Kim Stanley Robinson has authored many books, including the dystopian climate novel Ministry for the Future.
Robinson lists many solutions for reducing carbon in the atmosphere, which students could research and present to the class.
Civics, government, and social studies classes could debate the feasibility of the international solution that Robinson presents.
English classes could use this piece to inspire their own science fiction short stories about climate change.
This 10-minute TED talk envisions a possible future in which humans have substantially addressed climate change from the viewpoint of a look back from the year 2071. This is a version of the story from the recent science fiction novel The Ministry for the Future by Kim Stanley Robinson. This resource is an excellent example of envisioning the future through thought experiments and is a great way to start discussions of Earth's future. This resource is recommended for teaching.
English Language Arts
Reading: Literature (K-12)
11-12.RL.1 Analyze what the text says explicitly as well as inferentially, including determining where the text leaves matters uncertain; cite strong and thorough textual evidence to support analysis. Identify areas where the text leaves ideas unclear of unexplored.
11-12.RL.3 Analyze the impact of the author's choices regarding how to develop and relate elements of a literary text.
11-12.RL.5 Analyze how an author's choices concerning how to structure specific parts of a text contribute to its overall structure and meaning as well as its aesthetic impact.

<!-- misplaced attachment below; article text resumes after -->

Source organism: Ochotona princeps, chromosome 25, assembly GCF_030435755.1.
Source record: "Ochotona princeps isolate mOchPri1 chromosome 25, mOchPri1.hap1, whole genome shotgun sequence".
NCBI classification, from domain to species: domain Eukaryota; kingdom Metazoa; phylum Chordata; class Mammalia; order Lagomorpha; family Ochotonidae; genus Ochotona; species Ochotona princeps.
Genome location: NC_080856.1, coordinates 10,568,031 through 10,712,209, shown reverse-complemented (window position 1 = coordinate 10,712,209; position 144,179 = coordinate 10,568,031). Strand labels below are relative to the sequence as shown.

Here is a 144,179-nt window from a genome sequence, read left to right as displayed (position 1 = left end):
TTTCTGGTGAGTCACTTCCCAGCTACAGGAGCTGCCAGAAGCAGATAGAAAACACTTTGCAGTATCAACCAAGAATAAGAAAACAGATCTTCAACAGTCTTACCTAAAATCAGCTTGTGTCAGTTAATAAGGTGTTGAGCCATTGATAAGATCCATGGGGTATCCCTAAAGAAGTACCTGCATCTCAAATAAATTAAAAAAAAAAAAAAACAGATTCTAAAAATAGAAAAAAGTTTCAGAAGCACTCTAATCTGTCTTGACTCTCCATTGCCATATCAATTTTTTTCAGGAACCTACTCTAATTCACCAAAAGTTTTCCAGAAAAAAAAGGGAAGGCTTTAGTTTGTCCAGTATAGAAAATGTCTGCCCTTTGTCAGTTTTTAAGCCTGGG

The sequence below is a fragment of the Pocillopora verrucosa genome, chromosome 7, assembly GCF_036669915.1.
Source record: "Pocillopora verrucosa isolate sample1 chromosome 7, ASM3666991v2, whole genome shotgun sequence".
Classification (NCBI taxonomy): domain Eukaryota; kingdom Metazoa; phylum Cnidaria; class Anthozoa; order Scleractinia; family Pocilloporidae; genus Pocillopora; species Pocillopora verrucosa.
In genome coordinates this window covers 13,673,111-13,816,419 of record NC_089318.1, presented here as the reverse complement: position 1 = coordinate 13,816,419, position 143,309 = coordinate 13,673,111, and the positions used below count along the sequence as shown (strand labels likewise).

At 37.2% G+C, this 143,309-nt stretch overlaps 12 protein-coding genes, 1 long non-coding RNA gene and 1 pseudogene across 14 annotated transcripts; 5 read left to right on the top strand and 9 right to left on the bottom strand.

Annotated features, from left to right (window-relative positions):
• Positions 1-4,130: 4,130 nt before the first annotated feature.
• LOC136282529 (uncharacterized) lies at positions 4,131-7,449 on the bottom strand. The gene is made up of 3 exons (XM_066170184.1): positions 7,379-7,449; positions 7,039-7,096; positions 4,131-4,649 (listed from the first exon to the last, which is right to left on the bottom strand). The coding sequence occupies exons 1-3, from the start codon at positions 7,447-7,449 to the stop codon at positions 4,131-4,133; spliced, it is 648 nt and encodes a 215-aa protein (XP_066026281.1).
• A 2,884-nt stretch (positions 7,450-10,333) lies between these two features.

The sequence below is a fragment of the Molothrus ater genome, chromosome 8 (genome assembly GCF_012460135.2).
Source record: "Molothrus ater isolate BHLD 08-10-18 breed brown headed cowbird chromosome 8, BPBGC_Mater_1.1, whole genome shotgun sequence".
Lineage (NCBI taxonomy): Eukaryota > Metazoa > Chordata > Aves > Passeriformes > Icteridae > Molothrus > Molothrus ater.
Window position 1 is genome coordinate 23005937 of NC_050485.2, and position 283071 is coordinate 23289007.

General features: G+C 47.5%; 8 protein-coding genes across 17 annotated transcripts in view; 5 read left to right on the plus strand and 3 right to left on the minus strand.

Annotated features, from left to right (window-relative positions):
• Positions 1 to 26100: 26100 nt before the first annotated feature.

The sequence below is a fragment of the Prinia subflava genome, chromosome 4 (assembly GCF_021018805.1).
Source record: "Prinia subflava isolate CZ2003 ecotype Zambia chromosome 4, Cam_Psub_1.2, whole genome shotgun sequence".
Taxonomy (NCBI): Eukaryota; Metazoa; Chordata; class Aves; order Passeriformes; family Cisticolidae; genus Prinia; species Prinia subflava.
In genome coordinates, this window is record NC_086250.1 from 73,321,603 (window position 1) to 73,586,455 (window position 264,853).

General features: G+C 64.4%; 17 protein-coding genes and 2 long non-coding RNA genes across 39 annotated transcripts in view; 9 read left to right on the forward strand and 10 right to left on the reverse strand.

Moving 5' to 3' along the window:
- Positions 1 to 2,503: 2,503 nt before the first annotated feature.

ESS3: Earth and Human Activity
HS.ESS3.2 Evaluate competing design solutions for developing, managing, and utilizing energy and mineral resources based on cost-benefit ratios.
HS.ESS3.4 Evaluate or refine a technological solution that reduces impacts of human activities on natural systems.
ETS1: Engineering Design
HS.ETS1.3 Evaluate a solution to a complex real-world problem based on prioritized criteria and trade-offs that account for a range of constraints, including cost, safety, reliability, and aesthetics, as well as possible social, cultural, and environmental impacts.
Civics and Government (K-12)
HS.11 Analyze and evaluate the methods for challenging, resisting, and changing society in the promotion of equity, justice, and equality.
Economics: Global Economy (9-12)
HS.24 Explain how current globalization trends and policies affect economic growth, labor markets, labor conditions, human rights, the environment, and resource and income distribution in different nations.
Economics: National Economy (9-12)
HS.14 Evaluate the selection of monetary and fiscal policies in response to a variety of economic conditions and indicators and the role and function of the Federal Reserve.